Post #26.9, Thurs. November 18, 2021

Historical setting: 588 C.E. Count Bertigan’s estate

         As the great victory feast is being prepared rumors of our so-called war are swirling. I can hardly affirm any truth to the rumors – I was there. I saw we had a campfire all night and watched and listened as the Pagan tribe performed rituals of Samhain on that night of the rising, when the dead are said to cross through the haze from the otherworld deep in the earth where the gods of the Celts have their home.

         Colleta wants my affirmation of rumors to serve her children’s interests. I can only agree that Daniel would be slayer of a metaphorical dragon as he is surely a good man.

         As for her other child, Celeste, she wants my advice on fixing up the meat of gossip that surrounds Celeste’s husband, Count Bertigan.

         I ask Colleta what she’s heard of Bert’s adventure at warring.

         Her answer, “He was near death, and he said the Pagans summonsed his dead mother up from Hell.”

         “I’m not sure the pagans would say it was ‘Hell.’”

         “Where else would you think they would find his mother? Don’t argue. At any rate, Celeste was concerned, and she went to the village priest.  She could have gone straight to the bishop with something this important, but she only asked the priest.”

         “And what did the priest say?”

         “He said it was the Pagan influence on Bert’s vision. Bert is a fully baptized Christian, so it would not have been a visitor from Hell, but more likely it was the Virgin Mary herself.” (Colleta makes the sign of the cross.)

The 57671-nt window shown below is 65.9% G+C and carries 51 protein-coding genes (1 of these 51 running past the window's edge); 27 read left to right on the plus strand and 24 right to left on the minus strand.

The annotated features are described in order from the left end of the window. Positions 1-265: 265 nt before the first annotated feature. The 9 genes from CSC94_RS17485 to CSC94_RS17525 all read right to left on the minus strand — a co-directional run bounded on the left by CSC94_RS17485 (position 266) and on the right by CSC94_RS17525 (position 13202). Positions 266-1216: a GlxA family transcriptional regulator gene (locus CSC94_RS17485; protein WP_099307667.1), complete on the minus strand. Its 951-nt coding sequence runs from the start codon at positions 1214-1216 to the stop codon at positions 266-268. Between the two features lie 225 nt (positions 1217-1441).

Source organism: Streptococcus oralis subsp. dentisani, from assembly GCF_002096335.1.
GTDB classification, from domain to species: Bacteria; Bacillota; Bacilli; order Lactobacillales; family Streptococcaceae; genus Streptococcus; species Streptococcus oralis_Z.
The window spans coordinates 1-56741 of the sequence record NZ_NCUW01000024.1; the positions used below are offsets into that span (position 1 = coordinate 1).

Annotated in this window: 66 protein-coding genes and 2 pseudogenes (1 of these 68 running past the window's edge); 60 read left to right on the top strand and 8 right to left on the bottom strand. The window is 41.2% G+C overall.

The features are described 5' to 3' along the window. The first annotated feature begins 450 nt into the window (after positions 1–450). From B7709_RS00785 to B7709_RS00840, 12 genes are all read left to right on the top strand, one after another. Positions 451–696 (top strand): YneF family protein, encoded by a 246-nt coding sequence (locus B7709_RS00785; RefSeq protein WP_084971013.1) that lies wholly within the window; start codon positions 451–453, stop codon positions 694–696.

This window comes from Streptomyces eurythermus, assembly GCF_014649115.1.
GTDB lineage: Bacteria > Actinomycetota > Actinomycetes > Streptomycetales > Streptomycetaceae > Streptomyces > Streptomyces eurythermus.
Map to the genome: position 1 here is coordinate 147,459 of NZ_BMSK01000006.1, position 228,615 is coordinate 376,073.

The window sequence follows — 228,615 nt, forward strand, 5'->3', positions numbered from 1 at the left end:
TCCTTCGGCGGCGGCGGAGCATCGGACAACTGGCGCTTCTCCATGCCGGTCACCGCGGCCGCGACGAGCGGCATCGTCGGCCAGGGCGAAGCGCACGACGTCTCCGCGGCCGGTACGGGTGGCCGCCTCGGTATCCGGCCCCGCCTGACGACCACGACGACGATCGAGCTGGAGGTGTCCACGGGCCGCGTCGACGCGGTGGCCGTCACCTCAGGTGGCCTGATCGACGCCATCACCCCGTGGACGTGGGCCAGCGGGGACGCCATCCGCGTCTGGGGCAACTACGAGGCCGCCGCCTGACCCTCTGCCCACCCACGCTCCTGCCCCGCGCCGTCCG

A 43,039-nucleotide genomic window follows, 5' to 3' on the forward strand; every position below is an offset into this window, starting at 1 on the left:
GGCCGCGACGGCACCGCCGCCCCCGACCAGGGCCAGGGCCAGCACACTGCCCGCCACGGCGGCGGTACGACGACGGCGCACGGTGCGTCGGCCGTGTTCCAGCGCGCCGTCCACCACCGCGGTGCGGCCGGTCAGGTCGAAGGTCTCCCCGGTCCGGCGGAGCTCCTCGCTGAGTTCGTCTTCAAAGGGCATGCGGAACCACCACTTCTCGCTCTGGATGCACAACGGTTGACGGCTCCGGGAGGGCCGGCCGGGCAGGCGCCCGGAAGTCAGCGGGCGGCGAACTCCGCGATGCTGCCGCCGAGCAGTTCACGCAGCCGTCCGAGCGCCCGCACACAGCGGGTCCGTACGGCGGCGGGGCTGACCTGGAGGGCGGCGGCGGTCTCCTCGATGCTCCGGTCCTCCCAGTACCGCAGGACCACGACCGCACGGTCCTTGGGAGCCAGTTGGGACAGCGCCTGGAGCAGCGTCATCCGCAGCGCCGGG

I answer, “It was hard to see in the smoky darkness whose mother it was who brought him the cup of tea that healed him.”

         “Oh, it was the holy mother Mary of course. How could you have missed noticing the glow around her and the golden crown?”

         “It was dark and smoky, and I might have drifted off – it was late after a long day, but I really didn’t see anyone glowing with a crown. All I saw were Pagans and us.”

         “Of course you wouldn’t recognize her anyway. Just don’t say anything at the feast that might ruin the appearance of the count as the amazing and miraculous Christian that he is. He could even be a saint. If anyone asks about the Virgin, just say you were sleeping.”

         “So, what should I say about the banchee’s screams in the night?”

(Continues Tuesday, November 23)

Published by J.K. Marlin

Retired church playwright learning new art forms-- fiction writing, in historical context and now blogging these stories. The Lazarus Pages have a recurring character -- best friend of Jesus -- repeatedly waking to life in various periods of church history and spirituality.

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